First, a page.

100 \le \sum_{i=1}^{2016} \beta_i \le 500.

The size of two dimensions of the finite difference method (dynamic programming) is therefore already been given. 2016 steps are needed in time direction and 500 steps are needed in the “consumed exercises” direction. Together with the two other directions – one for the power price and one dimension for the jump process – and without further simplidsfications this forms a pretty large finite difference problem. The Monte-Carlo based linear programming approach reduces the computational burden but will lead to an upper bound of the swing option price. The diagram below shows the corresponding results.

The code is available here. It depends on the GNU Linear Programming Kit, the Boost Thread library for parallelization and at the time of writing on the latest QuantLib version from the SVN trunk. If you want to generate the plot directly out of the C++ program you also need R, RCPP and RInside. To utilize all CPU cores please use the -DNTHREADS=(number of CPU cores)  compiler switch. In addition to run the program you have to download the forward curve German power from the Kyos web page and convert it into a text file EEX_2010-2013.txt of the folliwing format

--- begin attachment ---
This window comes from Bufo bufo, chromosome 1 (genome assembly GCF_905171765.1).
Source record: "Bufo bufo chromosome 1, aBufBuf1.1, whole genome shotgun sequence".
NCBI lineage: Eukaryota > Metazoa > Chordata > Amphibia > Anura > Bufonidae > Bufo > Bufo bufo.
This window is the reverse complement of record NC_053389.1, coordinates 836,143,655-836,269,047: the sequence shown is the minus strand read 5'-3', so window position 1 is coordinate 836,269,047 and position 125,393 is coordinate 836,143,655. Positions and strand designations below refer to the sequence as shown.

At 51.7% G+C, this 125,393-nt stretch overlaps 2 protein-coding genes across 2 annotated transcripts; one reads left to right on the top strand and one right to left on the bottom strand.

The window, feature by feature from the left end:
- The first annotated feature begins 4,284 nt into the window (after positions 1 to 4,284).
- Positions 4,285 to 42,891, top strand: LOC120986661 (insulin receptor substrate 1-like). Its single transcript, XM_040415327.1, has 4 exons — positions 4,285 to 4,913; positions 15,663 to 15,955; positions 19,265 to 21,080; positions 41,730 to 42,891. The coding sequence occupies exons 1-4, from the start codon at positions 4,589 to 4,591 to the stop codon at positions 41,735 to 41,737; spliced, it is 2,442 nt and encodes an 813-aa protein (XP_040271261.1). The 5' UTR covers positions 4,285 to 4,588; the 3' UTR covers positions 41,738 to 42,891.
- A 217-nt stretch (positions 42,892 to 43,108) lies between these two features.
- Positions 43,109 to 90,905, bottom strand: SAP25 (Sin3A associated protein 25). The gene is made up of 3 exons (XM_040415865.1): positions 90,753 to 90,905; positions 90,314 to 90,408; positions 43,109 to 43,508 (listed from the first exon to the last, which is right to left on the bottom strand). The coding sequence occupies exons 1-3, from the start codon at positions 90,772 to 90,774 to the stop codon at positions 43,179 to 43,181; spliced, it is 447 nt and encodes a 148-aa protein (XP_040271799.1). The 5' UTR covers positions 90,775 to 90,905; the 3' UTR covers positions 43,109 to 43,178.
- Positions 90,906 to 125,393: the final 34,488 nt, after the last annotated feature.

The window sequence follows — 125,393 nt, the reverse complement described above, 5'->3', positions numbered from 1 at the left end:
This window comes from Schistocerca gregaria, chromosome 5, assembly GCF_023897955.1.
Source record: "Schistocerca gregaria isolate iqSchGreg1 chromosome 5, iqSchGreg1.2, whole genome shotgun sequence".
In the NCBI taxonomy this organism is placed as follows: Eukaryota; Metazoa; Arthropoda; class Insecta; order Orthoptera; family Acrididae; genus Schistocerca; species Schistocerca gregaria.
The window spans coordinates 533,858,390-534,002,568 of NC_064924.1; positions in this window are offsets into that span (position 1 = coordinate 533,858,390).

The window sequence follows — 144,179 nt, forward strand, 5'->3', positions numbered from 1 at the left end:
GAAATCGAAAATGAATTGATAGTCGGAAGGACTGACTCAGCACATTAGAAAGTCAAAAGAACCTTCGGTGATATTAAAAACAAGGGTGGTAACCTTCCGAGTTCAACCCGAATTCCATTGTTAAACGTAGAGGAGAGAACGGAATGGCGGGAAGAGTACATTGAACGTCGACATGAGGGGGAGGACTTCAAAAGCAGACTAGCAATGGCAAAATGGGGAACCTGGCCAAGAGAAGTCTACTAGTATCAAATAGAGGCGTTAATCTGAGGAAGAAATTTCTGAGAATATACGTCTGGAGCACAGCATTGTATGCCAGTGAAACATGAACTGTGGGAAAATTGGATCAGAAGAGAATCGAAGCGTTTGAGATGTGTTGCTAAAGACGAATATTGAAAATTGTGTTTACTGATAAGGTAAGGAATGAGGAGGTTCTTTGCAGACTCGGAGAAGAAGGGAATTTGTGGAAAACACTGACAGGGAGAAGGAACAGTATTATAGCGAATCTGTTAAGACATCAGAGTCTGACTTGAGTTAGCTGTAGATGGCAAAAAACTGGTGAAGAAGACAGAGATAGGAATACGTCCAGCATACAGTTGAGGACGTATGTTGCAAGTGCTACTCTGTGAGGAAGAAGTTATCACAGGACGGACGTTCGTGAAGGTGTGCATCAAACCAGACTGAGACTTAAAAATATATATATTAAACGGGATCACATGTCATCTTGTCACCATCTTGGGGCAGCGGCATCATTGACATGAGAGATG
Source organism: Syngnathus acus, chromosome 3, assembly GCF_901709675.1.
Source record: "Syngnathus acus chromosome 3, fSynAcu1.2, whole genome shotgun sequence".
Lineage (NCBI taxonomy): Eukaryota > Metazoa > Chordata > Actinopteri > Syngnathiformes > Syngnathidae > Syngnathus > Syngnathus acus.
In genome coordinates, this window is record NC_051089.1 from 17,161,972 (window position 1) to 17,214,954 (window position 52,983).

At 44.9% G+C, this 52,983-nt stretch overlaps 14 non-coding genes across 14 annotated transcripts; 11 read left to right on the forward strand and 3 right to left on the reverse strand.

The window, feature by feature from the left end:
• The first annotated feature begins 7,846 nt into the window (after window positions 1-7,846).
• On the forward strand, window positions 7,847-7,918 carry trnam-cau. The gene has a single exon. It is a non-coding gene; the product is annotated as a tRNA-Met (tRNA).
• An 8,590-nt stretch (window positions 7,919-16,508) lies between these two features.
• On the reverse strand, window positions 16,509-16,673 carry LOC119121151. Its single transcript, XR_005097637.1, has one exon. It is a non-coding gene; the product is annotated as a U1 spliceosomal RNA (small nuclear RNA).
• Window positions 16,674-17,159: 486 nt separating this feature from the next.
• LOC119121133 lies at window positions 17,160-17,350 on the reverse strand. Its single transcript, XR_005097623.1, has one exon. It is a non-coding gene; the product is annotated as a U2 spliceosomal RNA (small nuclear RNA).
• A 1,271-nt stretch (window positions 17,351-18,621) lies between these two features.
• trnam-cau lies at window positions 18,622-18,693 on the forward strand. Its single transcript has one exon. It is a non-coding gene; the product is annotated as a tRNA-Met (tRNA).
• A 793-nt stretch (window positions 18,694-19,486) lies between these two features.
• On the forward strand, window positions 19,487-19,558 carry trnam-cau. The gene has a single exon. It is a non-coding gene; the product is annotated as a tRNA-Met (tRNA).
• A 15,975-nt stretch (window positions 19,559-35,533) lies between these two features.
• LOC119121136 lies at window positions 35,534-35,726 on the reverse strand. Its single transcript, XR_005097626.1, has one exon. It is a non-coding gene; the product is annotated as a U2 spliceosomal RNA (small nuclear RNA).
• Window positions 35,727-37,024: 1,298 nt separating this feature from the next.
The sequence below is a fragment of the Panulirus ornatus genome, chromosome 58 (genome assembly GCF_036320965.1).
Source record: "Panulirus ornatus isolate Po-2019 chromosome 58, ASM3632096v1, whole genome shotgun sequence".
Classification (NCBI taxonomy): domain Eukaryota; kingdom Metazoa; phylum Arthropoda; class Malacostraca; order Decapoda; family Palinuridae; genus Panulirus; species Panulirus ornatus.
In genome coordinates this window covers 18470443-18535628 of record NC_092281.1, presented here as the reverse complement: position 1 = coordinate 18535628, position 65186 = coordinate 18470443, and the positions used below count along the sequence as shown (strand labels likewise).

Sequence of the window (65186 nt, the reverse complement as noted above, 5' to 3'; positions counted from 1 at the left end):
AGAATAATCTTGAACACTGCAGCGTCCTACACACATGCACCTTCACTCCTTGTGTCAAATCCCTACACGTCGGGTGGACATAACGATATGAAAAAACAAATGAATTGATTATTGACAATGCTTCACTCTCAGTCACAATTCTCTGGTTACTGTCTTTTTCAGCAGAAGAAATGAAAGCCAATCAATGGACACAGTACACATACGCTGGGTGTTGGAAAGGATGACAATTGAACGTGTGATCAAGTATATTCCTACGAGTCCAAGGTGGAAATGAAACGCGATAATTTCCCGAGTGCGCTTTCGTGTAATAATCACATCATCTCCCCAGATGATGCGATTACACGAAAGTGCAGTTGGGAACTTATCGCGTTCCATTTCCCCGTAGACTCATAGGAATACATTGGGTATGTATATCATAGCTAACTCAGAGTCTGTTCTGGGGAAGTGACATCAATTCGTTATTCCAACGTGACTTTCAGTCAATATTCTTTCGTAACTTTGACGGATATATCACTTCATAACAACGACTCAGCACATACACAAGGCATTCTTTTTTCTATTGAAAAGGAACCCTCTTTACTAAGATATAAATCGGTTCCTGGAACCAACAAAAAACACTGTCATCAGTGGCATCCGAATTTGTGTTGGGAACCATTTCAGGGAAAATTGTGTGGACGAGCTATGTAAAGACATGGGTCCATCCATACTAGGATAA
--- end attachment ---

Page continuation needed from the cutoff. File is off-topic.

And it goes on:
4-Oct-2010 36.73 32.09 27.32 23.22 25.71 35.60 47.32 …

5-Oct-2010 38.12 31.12 22.76 25.65 27.87 34.60 50.01 …

[1] T. Kluge, Pricing Swing Options and other Electricity Derivatives